Reflections on developing a conceptual framework to support a constructivist grounded theory study on compassion in nursing
Evidence & Practice    

Reflections on developing a conceptual framework to support a constructivist grounded theory study on compassion in nursing

Collette Straughair Senior lecturer, Adult nursing, Nursing, Midwifery and Health, Northumbria University, Coach Lane Campus, Newcastle Upon Tyne, England

Background Developing a conceptual framework to underpin the design of qualitative research is often regarded as integral in enhancing its trustworthiness. However, this can often present a challenge to the novice researcher.

Aim To discuss the approach taken to develop the conceptual framework underpinning a constructivist grounded theory doctoral research study.

Discussion Drawing on a clear and accessible approach can help researchers to develop a conceptual framework to underpin qualitative research. A recognised example of such an approach requires the researcher to address three main elements: personal interest, topical research and the theoretical framework. Constructing a conceptual framework to underpin qualitative research can afford it structure and lay the foundations to support trustworthiness. Conceptual frameworks are often developed through a dynamic and iterative process that evolves throughout the research process.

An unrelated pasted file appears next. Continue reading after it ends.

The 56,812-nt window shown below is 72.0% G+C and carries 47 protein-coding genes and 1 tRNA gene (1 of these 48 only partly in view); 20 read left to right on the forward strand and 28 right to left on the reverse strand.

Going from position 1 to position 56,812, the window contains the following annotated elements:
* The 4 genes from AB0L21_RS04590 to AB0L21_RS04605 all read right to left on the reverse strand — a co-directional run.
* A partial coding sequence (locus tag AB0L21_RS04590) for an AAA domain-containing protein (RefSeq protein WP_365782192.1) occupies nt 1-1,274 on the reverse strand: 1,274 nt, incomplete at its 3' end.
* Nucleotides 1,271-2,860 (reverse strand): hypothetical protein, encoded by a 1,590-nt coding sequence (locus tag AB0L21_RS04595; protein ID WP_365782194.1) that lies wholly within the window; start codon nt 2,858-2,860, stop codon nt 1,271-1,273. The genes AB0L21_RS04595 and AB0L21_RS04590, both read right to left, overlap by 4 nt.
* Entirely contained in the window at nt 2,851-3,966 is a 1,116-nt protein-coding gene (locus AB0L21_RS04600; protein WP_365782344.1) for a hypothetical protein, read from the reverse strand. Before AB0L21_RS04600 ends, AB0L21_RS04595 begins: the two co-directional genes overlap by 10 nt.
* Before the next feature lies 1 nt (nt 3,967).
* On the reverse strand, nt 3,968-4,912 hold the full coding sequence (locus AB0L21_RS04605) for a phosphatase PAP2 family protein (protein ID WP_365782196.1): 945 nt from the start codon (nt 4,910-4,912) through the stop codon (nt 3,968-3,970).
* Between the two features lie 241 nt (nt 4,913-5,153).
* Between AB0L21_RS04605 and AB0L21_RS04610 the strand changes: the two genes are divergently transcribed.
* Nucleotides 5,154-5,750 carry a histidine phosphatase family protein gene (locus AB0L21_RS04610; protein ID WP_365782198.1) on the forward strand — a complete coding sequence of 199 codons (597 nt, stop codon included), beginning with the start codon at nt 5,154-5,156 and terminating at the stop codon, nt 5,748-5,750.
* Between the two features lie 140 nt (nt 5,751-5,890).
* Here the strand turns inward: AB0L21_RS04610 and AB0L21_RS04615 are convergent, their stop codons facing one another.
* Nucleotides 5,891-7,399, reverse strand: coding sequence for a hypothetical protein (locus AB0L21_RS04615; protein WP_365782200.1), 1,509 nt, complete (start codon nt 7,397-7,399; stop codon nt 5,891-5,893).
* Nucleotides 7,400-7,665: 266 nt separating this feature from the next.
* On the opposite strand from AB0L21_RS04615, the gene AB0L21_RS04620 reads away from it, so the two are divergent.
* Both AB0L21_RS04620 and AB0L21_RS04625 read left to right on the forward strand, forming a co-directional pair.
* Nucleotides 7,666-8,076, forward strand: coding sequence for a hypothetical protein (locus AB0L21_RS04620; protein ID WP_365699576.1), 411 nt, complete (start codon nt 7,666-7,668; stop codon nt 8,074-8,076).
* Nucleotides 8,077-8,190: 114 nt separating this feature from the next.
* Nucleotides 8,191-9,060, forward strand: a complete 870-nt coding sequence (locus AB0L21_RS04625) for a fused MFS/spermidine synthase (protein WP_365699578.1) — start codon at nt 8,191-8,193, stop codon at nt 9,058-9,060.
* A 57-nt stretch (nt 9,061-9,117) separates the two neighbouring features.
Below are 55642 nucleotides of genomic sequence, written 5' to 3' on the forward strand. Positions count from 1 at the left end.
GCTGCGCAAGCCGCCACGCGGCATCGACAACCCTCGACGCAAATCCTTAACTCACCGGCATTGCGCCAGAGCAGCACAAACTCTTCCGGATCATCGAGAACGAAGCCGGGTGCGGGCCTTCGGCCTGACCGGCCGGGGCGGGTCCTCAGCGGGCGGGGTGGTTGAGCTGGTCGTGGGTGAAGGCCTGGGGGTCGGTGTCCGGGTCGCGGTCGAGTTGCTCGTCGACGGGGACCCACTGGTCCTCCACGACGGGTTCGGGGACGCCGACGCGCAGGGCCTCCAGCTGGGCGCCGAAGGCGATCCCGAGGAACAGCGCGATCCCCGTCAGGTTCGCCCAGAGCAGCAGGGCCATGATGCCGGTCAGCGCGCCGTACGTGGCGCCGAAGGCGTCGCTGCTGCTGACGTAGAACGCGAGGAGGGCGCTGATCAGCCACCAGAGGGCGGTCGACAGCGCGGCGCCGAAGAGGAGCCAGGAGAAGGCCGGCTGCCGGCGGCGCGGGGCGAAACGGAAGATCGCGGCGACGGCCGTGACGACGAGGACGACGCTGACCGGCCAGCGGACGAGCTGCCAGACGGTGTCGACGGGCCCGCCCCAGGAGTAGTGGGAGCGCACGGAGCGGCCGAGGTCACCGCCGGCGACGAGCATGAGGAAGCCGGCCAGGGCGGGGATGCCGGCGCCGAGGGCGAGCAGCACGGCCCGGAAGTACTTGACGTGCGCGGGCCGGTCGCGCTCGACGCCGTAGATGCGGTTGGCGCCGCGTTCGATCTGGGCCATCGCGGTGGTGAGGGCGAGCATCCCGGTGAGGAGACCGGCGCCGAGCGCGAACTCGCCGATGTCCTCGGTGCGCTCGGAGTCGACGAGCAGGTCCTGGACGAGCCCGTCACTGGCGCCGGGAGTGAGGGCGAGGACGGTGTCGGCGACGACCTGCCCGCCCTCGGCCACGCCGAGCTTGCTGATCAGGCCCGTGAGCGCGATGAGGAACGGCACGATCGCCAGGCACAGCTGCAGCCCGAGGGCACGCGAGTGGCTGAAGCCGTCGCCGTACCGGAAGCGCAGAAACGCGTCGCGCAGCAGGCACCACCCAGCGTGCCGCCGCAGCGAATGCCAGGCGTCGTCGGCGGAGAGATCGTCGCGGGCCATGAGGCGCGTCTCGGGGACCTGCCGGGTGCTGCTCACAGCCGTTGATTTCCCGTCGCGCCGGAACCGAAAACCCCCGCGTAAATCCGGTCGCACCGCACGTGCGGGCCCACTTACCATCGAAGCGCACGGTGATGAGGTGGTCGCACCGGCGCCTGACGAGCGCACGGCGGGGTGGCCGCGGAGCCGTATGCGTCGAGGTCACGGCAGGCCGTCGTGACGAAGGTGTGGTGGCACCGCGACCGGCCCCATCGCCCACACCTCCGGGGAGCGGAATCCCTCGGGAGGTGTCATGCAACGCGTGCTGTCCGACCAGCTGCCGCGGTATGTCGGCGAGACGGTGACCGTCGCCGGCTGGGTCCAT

Conclusion Using an accessible and unambiguous approach to support the development of a conceptual framework can benefit novice researchers and minimise the challenges they may encounter. One such approach guides researchers to clarify a personal interest in the topic, undertake a topical review of the literature informing the area of investigation and articulate the theoretical perspectives that influence their worldview.

Implications for practice The discussion presented in this paper offers a valuable contribution to help novice researchers to construct conceptual frameworks.

Nurse Researcher. 27, 1, 22-26. doi: 10.7748/nr.2019.e1621

Correspondence

c.straughair@northumbria.ac.uk

Peer review

This article has been subject to external double-blind peer review and has been checked for plagiarism using automated software

Conflict of interest

None declared

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